Back to top of page

Colours for axes and labels

You should only use colour in the foreground items of charts, such as lines and bars.

Drawing and labelling axes

We recommend using a grey shade for drawing and labelling axes. The grey you use should have a 3 to 1 ratio with a white background.

The Microsoft default grey for axes and axes labels has a hex code of #595959. This is fine.

Grid lines

Grid lines are useful, but they are not needed to understand a chart. Remember that they can make a chart more difficult to read if they are too dark.

In our opinion if they are used, they do not need to meet the 3 to 1 colour contrast ratio with the white background.

The Microsoft default colour for grid lines has a hex code of #D9D9D9. We think this is fine to use.

Data labels

Data labels are the labels given to lines on line charts or segments on pie charts.

It is best to use black or very dark grey text for data labels. If lines or segments are very close together you may decide it would be helpful to colour the text to match the line or segment. The colours in categorical data colour palette can be used for text on a white background if the font is large enough. But remember that as images of charts often get resized this will change the size of the text. See the accessibility legislation section of this guidance for more information on using colours for text.

Other pointers

All chart text and labels should be in a sans serif font. Your text should be at least size 12 when you are creating the chart image.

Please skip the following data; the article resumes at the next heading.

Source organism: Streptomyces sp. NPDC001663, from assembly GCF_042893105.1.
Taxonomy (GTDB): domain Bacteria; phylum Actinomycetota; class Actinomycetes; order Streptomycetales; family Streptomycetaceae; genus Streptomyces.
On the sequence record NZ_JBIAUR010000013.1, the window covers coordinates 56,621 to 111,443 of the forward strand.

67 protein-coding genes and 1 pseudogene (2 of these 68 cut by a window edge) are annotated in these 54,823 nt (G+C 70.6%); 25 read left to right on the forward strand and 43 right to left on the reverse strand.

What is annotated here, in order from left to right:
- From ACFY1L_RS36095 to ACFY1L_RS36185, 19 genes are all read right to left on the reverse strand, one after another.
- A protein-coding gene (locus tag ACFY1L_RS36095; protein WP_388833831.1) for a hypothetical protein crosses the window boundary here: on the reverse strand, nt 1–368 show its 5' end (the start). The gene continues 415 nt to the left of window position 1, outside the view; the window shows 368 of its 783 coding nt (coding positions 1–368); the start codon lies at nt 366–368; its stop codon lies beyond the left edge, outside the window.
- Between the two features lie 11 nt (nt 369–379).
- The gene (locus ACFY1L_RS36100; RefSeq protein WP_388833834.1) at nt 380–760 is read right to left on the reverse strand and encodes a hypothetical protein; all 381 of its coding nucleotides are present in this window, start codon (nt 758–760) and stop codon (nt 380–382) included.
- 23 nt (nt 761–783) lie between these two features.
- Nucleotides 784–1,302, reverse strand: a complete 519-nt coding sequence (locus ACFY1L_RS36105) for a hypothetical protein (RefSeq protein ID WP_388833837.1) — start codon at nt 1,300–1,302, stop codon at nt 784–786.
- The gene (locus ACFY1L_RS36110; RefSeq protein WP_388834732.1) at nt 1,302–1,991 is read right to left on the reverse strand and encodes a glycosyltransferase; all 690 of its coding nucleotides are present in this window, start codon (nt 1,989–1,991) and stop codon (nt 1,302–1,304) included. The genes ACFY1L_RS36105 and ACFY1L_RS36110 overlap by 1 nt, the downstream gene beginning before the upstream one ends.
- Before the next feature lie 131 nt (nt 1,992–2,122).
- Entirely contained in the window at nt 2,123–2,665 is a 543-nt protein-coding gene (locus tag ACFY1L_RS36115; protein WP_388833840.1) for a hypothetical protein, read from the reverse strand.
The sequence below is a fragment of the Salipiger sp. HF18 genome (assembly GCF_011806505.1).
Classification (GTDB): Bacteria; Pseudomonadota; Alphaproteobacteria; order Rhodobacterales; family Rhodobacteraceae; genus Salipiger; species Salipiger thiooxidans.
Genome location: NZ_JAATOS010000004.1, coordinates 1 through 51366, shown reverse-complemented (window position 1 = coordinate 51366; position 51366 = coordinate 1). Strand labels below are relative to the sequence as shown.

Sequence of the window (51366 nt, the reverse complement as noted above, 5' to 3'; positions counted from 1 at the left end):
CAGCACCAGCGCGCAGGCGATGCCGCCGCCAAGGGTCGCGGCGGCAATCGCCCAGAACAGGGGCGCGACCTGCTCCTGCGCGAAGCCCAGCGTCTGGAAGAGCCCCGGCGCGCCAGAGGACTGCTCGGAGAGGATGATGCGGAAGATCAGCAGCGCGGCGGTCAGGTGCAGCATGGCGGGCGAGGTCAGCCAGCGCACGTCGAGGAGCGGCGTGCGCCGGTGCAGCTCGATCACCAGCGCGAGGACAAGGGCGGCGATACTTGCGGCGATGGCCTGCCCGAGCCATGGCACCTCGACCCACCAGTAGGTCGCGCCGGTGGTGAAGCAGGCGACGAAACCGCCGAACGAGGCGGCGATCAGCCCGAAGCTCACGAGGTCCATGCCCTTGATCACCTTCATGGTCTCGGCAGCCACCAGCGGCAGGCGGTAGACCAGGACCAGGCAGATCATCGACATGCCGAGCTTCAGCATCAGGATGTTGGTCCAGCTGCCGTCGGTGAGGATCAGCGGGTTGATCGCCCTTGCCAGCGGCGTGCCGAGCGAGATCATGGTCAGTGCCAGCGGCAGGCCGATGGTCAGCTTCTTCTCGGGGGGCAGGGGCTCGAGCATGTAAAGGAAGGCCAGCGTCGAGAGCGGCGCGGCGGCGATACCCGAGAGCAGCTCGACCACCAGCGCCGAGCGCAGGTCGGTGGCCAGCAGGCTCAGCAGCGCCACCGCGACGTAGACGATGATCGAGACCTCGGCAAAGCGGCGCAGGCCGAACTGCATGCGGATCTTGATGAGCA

Some people find serif fonts, such as Times New Roman, hard to read. The British Dyslexia Association recommends not to use them.

Back to top of page

Choosing your own colour palette

While we have suggested a standard palette to use, there may be reasons for using different colours. Follow these five steps if you’re choosing your own colour palette.

Some organisations will have their own branding schemes. If you have an existing palette you want to test for accessibility, skip step 1 and use steps 2 to 5 to test it.

Step 1: Use a tool to find a palette

Use online tools like colourbrewer and colourhexa to help you find a suitable palette.

If you have it, Adobe Illustrator can also help you choose a palette.

Step 2: Remember criteria 1.4.1 and 1.1.1

Visualisations should not rely only on colour to communicate information.

Make sure your visualisations have a text alternative to communicate the message of the chart. You should do this even if the colours meet the contrast requirements and work for the main forms of colour blindness.